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Migrating an MVC site to Orchard Project (Part 1)

I have been moving an MVC web site of mine to the Orchard Project. As a developer I love working with MVC, however, I had not found a nice solution for content management. All of the solutions were too intrusive, tainting the MVC flavor of the site, or rather young projects I didn't want to invest in. A recent survey of Content Management System (CMS) solutions found me looking right at the Orchard Project.

The project is not 'light', but it is very elegant. The project uses the 'MS Web Stack of love' which plays very nicely with my current MVC solution. Most important, at least to me, is that it has a bunch of really smart and dedicated people behind it, allowing me to learn and adopt some really great ideas while migrating.

Actually migrating the site has been a huge learning experience for me – I'm finding much of my knowledge of open source projects to be circa 2008/2009. There are a lot of ideas to absorb in the project, but they are good ideas. Some key points that would have helped me along with the integration.

  • I started with the source distribution of Orchard, unzipped it into a new location configured as a new website in IIS. From there I worked with the Visual Studio solution in the site root. I followed this guide:, but note the download link in the guide is old – use: (or the newer download if 1.6 is old)
  • Orchard is extensible through modules, each of which is like its own MVC project. In my case it made sense to bring my existing MVC site into an orchard module.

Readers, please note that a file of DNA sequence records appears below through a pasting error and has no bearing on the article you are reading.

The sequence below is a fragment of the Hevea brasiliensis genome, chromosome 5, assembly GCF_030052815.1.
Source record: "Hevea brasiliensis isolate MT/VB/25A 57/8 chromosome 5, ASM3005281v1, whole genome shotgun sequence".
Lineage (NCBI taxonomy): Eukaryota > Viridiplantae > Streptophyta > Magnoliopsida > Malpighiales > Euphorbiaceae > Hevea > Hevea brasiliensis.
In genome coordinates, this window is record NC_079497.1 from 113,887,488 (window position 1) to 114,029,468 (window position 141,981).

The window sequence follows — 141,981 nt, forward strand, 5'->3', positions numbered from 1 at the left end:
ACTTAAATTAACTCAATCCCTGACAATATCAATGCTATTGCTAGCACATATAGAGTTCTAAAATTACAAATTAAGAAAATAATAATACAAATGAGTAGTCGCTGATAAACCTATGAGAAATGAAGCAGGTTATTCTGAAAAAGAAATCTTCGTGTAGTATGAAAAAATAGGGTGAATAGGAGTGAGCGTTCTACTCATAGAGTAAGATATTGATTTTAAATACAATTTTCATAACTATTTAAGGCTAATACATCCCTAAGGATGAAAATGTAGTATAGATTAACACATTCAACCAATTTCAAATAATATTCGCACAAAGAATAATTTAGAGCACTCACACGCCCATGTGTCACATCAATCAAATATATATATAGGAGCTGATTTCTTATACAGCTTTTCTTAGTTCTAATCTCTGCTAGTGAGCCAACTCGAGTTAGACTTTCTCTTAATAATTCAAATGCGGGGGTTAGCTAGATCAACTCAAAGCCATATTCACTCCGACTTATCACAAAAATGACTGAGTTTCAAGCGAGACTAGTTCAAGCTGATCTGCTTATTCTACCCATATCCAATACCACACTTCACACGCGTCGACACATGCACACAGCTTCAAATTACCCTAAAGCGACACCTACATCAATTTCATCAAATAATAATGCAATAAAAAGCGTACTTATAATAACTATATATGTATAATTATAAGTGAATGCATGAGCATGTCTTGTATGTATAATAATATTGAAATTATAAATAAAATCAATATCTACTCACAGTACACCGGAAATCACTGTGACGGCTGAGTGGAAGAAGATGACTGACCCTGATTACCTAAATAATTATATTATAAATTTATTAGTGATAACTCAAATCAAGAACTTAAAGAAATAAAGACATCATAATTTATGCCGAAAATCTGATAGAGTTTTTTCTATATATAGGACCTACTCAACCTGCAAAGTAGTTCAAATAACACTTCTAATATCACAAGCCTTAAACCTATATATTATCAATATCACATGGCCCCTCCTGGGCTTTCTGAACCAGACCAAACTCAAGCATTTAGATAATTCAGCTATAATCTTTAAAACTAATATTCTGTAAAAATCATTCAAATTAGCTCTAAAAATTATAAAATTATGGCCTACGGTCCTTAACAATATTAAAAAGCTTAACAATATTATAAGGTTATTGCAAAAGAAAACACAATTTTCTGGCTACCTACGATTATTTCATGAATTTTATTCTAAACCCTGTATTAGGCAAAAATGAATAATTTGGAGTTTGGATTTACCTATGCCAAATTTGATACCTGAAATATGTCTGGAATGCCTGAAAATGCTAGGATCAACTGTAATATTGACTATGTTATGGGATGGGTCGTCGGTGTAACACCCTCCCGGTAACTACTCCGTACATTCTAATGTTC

• Orchard uses the Razor view engine (you don't have – but I found it easier to, even though I am new to Razor). For me a big step in the migration was moving to Razor and cleaning up the Html.
  • Orchard uses Themes to control the look of the site. Thus, I migrated my masterpage(s)/design into a new Theme.,
  • Orchard allows for 'overloading' shapes/widgets (a 'view') through the Theme. If you want to redefine how the footer widget is rendered, for example, you would place a new Widget-Footer.cshtml in your Theme root. This definition would then override the default Orchard implementation. Similarly, to control the rendering of the Html Document, create your own Document.cshtml in the Theme. I found I was doing this a fair amount to control the output of my Theme.
  • Orchard also allows for 'Alternate' variations of shapes depending on the URL, for example. I used this to define an alternate Layout-homepage.cshtml to give my home page a different definition. Note you do have to install the Designer Helper Tools module for this too work (That stumped me for a bit)
  • When creating new 'Widgets' to serve as content regions, I found the wrapping with a div element and rendering the widget title in a header tag undesirable. I only wanted the Html Content of the widget rendered, not the extra wrapping tags. To remove the wrapping I added to the top of my widget "@{ Model.Metadata.Wrappers.Clear(); }", which prevented any Html being rendered around the widget. There's probably a better way to do this that I haven't found, though.

Currently I am migrating my MVC site into a module now that the Theme migration is complete.

Print | posted on Sunday, November 11, 2012 4:51 PM | Filed Under [ Web Programming ]

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